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Query caching

From: "Steve Wolfe" <steve(at)iboats(dot)com>
To: <pgsql-general(at)postgresql(dot)org>
Subject: Query caching
Date: 2000-10-31 21:42:01
Message-ID: 002001c04383$6ea110c0$ (view raw, whole thread or download thread mbox)
Lists: pgsql-generalpgsql-hackers
> >    (Incidentally,  we've toyed  around with  developping a
> > system that would sit betwen PostgreSQL and our DB libraries.
>  Sounds  amazing, but  requires some  research, I  guess. However,  in
> cases one  would be  more than  happy with  cahced connections.  Of
> cahced query results  can be naturally added to that,  but just
> are OK to start with. Security....

    To me, it doesn't sound like it would be that difficult of a project, at
least not for the likes of the PostgreSQL developpers.  It also doesn't seem
like it would really introduce any security problems, not if it were done
inside of PostgreSQL.  Long ago, I got sidetracked from my endeavors in C,
and so I don't feel that I'm qualified to do it.  (otherwise, I would have
done it already. : ) )   If you wanted it done in Perl or Object Pascal, I
could help. : )

    Here's a simple design that I was tossing back and forth.  Please
understand that I'm not saying this is the best way to do it, or even a good
way to do it.  Just a possible way to do it.  I haven't been able to give it
as much thought as I would like to.  Here goes.


    Upon starting, the PostgreSQL engine could allocate a chunk of memory,
sized according to the administrator's desire.  That chunk would be used
solely for query caching.

    When a query came in that was not cached (say, the first query), the
database engine would process it as normal.  It would then return it to the
user, and add it to the cache.  "Adding it to the cache" would mean that it
would enter the query itself, the result set, and a list of which tables the
query relied upon.  The query that is stored could be either the query
coming from the user, or the query after it goes through the optimizer.
Each has pros and cons, I would probably favor using the query that comes
from the user.

     When another query comes along, the caching engine would quickly look
in the hash table, and see if it already had the cached results of the
query.  If so, it returns them, and wham.  You've just avoided all of the
work of optimizing, parsing, and executing, not to mention the disk I/O.  A
hash lookup seems extremely cheap compared to the work of actually
processing a query.

     When an update/delete/insert comes along, the engine would analyze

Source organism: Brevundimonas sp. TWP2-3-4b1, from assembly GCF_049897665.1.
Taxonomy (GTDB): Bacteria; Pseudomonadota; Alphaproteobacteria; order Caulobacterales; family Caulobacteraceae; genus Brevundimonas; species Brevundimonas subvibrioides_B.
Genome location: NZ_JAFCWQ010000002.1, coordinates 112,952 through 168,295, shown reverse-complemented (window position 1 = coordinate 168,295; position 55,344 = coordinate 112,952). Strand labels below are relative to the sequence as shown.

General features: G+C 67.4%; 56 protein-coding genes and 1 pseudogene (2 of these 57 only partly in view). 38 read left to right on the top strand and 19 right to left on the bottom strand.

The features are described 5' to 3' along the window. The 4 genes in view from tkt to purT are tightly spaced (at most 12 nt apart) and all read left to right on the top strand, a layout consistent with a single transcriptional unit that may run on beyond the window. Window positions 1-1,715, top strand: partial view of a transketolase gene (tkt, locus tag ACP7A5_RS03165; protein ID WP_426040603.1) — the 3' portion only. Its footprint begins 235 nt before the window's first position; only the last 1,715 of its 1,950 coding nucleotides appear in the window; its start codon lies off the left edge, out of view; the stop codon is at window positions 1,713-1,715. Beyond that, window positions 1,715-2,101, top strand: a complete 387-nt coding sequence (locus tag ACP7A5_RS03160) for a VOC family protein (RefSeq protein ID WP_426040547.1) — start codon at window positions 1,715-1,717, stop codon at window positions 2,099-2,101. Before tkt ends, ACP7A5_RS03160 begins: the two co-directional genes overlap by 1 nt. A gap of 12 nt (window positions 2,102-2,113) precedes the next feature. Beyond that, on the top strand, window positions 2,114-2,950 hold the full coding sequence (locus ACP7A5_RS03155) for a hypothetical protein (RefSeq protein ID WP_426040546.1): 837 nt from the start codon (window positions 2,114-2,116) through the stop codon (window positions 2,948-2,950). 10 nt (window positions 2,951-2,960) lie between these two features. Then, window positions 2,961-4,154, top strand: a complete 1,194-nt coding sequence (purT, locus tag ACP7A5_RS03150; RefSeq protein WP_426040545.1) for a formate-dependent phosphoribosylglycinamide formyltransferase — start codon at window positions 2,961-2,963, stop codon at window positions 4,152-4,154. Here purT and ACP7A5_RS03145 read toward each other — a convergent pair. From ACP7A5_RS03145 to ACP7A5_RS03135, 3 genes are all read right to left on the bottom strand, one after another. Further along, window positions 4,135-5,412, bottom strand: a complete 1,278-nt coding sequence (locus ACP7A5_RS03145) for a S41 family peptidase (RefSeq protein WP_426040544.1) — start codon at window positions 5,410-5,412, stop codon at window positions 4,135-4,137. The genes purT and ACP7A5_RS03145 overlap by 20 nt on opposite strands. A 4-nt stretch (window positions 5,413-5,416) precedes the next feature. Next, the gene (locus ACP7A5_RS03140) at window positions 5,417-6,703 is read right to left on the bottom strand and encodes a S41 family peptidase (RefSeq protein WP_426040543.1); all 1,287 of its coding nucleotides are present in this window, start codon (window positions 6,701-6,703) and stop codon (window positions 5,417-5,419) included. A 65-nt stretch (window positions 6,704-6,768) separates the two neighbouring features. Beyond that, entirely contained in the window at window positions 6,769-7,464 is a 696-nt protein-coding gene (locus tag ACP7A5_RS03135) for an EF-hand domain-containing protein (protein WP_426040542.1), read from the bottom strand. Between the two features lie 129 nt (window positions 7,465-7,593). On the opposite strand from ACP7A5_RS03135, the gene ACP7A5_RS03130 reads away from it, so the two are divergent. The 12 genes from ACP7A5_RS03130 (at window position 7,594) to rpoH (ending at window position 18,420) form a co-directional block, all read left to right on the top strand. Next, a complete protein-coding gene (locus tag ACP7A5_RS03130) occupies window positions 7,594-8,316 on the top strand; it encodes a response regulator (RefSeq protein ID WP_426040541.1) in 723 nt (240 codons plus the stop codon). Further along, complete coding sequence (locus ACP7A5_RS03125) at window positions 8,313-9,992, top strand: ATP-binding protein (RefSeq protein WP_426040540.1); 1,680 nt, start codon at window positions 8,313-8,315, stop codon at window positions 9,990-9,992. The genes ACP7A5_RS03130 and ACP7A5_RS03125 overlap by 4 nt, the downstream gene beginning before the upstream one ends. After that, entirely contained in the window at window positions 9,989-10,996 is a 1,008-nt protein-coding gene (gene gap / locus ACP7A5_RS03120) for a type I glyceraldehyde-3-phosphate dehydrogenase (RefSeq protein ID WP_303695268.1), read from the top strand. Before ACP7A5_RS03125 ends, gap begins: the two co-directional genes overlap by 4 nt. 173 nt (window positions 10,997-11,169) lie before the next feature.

which tables were affected, and clear the cache entries that relied upon
those tables.

Cache Clearing

     Cache clearing would be achieved via an LRU-based algorithm, which
would also take into account the amount of RAM used by each query in the
Performance Impact

   The potential performance differences range from a miniscule decrease to
a tremendous increase.  And it's a lot cheaper to throw an extra half gig of
RAM in a machine that to upgrade processors and disk subsystems!

Possible Changes

     One potential drawback is that when a table is modified, the queries
that rely upon it would be discarded.  Where a table is updated frequently,
that could greatly reduce the performance benefit.  One possible alternative
is to store the query cost with each query in the cache.  When a table is
updated, those queries are marked as "dirty".  If the system load is below a
certain amount, or the system has been idle, it could then re-execute those
queries and update the cache.  Which queries it re-executed would be
determined on a factor of query cost and how frequently those cache entries
were used.

   The reason I would prefer it done in the PostgreSQL engine (as opposed to
in a middleware application) is that the caching engine needs to know (a)
which tables a query relies upon, and (b) which tables get changed.  It
seems that it would significantly reduce overhead to do those inside of
PostgreSQL (which is already doing the query parsing and analysis).

    This could certainly give PostgreSQL a huge advantage over other
database systems, too.   It could save administrators a very large chunk of
cash that they would otherwise have to spend on large systems.  And it would
just be cool.   ; )


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